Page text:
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The Plurals are officially releasing the new album “Futurospective” this Saturday, May 21st, at Mac’s Bar in Lansing, Michigan. We’ve already gotten a few advance reviews of the new record and reception has been great:

“The music comes at you with a mess of energy almost like it’s trying to kick you into consciousness and force you to join in a punk-infused dance party. And you can’t say no.” – Sarah @ Music She Blogged

“The Plurals do everything well, but above anything else, they do a great job of taking a bunch of my favorite traditional sounds and blending them together into this ridiculously strange sound all of their own. Five stars. Buy it when it comes out.” – Bear @ Idle and the Bear

“They simply play rock music, styles and conventions and trends be damned. Futurospective is the record I’ve been waiting for them to make, and it’s been a long time coming. It’s their Zen Arcade, their Double Nickels. The record where they truly put to disc what we’ve always seen them do live. Futurospective is the past and the future all in one place, with a voice that is undeniably their own. No hype, no bandwagon-jumping, no bullshit. Album of the year, hands down.” – Ryan @ Lexington Music Press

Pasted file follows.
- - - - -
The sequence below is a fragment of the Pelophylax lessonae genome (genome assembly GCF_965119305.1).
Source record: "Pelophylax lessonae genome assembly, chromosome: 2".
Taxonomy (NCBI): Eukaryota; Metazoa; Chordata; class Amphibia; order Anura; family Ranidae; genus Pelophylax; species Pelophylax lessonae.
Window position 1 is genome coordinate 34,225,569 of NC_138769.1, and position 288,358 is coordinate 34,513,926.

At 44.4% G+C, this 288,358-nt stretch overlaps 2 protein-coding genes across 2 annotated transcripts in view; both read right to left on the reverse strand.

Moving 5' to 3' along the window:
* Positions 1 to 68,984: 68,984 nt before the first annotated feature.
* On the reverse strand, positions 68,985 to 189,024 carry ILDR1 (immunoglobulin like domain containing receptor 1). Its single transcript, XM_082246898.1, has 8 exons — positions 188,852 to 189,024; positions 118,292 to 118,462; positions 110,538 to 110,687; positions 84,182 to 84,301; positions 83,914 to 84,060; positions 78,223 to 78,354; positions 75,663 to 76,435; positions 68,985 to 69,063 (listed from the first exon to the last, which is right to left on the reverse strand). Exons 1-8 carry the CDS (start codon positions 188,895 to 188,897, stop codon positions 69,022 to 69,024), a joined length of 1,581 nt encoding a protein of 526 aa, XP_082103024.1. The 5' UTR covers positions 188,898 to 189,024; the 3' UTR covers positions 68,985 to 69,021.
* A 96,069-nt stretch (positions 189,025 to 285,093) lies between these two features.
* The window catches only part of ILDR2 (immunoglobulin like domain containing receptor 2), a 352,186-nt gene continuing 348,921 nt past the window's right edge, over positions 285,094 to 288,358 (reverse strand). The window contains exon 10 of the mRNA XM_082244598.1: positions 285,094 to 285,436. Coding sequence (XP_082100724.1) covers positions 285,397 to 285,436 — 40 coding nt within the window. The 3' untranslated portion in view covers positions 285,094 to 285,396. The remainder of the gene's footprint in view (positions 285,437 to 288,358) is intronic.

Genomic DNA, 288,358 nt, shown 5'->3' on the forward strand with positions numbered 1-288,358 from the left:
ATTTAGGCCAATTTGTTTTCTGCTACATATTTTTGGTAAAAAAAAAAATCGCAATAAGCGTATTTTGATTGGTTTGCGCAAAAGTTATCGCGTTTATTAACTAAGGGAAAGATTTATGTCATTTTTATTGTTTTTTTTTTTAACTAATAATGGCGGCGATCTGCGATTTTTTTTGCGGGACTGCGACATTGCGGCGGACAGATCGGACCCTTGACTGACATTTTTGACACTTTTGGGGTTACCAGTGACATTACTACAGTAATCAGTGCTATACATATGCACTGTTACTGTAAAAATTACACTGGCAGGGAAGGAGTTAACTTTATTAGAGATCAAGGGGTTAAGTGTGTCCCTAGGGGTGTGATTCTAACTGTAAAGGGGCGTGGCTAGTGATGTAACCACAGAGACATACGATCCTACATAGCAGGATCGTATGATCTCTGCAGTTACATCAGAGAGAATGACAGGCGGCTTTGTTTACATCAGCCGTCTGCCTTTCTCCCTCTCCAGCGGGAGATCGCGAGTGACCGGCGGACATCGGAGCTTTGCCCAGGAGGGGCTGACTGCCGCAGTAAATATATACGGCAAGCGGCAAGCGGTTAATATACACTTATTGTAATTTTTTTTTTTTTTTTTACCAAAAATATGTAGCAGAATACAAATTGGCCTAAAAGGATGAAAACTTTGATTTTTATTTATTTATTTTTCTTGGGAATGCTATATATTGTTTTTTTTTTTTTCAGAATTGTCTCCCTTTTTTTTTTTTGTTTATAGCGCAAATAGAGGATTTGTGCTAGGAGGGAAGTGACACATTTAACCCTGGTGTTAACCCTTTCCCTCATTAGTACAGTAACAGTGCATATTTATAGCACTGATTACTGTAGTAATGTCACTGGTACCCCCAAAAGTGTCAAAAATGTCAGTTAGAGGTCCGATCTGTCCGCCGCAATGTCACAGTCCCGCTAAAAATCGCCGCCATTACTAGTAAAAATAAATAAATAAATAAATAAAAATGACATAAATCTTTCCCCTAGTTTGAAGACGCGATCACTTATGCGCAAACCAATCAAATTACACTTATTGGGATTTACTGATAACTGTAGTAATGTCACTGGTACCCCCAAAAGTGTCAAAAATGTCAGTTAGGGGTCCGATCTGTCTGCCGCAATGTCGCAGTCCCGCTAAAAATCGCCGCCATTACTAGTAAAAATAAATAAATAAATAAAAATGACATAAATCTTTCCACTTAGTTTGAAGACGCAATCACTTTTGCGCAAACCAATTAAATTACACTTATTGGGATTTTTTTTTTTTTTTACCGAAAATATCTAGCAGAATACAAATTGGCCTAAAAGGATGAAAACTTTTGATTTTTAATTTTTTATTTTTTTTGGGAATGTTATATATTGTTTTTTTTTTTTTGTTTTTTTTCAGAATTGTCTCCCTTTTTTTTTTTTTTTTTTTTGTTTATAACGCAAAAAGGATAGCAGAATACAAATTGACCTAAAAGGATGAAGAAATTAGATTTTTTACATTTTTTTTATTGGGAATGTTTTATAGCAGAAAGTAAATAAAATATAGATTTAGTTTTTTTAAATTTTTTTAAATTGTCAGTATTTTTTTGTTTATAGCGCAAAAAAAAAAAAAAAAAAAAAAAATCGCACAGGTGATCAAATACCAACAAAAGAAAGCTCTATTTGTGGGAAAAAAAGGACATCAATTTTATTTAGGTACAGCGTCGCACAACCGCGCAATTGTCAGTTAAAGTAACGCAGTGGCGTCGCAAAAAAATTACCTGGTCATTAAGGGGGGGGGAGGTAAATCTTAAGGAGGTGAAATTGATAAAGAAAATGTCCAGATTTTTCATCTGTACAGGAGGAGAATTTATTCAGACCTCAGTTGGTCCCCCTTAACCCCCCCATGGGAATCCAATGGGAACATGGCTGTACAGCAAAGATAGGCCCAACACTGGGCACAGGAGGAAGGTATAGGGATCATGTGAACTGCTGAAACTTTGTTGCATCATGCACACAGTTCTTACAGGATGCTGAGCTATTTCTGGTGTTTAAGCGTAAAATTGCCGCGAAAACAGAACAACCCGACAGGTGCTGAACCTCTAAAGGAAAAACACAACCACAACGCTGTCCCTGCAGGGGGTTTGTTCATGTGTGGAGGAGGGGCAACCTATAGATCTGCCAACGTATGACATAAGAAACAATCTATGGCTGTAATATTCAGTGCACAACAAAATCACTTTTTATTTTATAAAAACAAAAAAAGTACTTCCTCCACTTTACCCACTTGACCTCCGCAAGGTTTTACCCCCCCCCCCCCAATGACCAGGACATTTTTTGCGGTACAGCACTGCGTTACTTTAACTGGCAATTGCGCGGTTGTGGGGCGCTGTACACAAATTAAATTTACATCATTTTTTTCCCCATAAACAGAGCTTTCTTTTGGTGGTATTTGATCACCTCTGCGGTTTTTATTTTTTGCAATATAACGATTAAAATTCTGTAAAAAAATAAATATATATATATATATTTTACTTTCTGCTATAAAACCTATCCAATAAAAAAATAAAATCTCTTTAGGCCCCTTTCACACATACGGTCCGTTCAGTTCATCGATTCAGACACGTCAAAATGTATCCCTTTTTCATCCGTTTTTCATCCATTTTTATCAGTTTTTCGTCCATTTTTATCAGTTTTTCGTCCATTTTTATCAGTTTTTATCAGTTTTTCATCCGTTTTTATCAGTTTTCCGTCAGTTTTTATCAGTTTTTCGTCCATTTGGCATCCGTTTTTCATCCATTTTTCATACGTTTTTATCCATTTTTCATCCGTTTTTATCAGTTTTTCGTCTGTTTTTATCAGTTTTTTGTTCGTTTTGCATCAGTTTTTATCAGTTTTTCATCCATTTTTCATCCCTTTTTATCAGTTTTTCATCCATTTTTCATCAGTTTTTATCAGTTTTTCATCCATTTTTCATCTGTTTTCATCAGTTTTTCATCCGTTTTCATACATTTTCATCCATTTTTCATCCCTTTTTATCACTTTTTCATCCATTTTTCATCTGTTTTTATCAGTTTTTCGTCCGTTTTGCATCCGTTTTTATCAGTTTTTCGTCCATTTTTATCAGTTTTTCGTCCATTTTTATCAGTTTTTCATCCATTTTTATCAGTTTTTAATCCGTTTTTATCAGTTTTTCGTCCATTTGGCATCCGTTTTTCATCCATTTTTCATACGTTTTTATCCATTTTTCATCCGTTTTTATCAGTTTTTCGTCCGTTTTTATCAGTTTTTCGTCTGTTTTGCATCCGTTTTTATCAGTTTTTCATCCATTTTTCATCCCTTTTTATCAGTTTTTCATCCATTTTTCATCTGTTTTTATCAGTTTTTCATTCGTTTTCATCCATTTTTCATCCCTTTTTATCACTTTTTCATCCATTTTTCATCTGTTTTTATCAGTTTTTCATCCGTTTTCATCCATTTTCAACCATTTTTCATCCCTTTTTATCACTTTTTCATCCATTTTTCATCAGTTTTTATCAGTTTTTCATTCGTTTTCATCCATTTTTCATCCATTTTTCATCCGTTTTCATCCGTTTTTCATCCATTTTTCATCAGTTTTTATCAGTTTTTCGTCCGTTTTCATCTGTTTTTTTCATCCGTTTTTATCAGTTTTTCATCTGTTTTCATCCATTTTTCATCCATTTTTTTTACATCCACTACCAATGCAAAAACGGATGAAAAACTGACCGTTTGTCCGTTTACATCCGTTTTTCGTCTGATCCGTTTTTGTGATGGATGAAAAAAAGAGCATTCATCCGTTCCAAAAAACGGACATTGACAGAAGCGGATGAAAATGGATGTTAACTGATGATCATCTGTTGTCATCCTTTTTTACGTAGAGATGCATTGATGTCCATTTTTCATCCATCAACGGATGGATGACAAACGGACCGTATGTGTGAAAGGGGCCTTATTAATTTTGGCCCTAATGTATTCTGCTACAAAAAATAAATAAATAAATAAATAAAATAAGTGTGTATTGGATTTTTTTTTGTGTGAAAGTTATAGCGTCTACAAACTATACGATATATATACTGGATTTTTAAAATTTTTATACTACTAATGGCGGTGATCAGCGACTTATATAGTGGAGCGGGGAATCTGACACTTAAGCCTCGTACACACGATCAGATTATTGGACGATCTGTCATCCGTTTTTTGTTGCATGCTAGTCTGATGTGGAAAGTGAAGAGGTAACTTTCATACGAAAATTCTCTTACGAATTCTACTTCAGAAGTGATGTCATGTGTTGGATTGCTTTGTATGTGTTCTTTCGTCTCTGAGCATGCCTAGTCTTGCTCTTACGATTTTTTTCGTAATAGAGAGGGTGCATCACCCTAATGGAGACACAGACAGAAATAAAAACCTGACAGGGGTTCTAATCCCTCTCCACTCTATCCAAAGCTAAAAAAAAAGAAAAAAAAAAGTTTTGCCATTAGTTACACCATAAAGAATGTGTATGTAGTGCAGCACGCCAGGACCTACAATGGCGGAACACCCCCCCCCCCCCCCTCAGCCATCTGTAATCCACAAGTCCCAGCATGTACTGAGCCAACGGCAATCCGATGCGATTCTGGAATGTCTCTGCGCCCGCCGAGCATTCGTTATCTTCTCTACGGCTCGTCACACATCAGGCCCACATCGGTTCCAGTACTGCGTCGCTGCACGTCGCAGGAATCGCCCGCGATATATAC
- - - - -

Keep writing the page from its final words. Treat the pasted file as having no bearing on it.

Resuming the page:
Thanks to these reviewers, and our friends at Raptor’s Delight PR for getting these discs out to these folks. To release the record The Plurals are doing a string of shows with Honah Lee this weekend: Thursday 5/19 at Frankie’s (Toledo, OH), Friday 5/20 at Mulligan’s (Grand Rapids, MI), and the official release party at Mac’s Bar (Lansing, MI) on 5/21 (with GTG dudes The Hat Madder rounding out the show with their first local appearance with their new lineup). If you can come to any or all of these shows they’ll be a great time, guaranteed.

Also, Punknews.org had this to say about Narc Out the Reds’ “…Are on the Run” EP recently:

“The songs essentially bear slightly grungy, occasionally heavier parts as each proceeds, and despite the band’s possible influences they seem to largely abandon verse/chorus structure, with a handful of unpredictable stop-starts along the way. The guitars are dynamic, and rock well. Raspy, smeared vocals drag emphatically across the pauses; the band do away with any sort of wistfulness, instead choosing a noisier pop slant to otherwise riffy rock fare. An almost reckless approach to an older, familiar style, mixing it all up well.” Brian @ punknews.org

What a good time to be in the gang.

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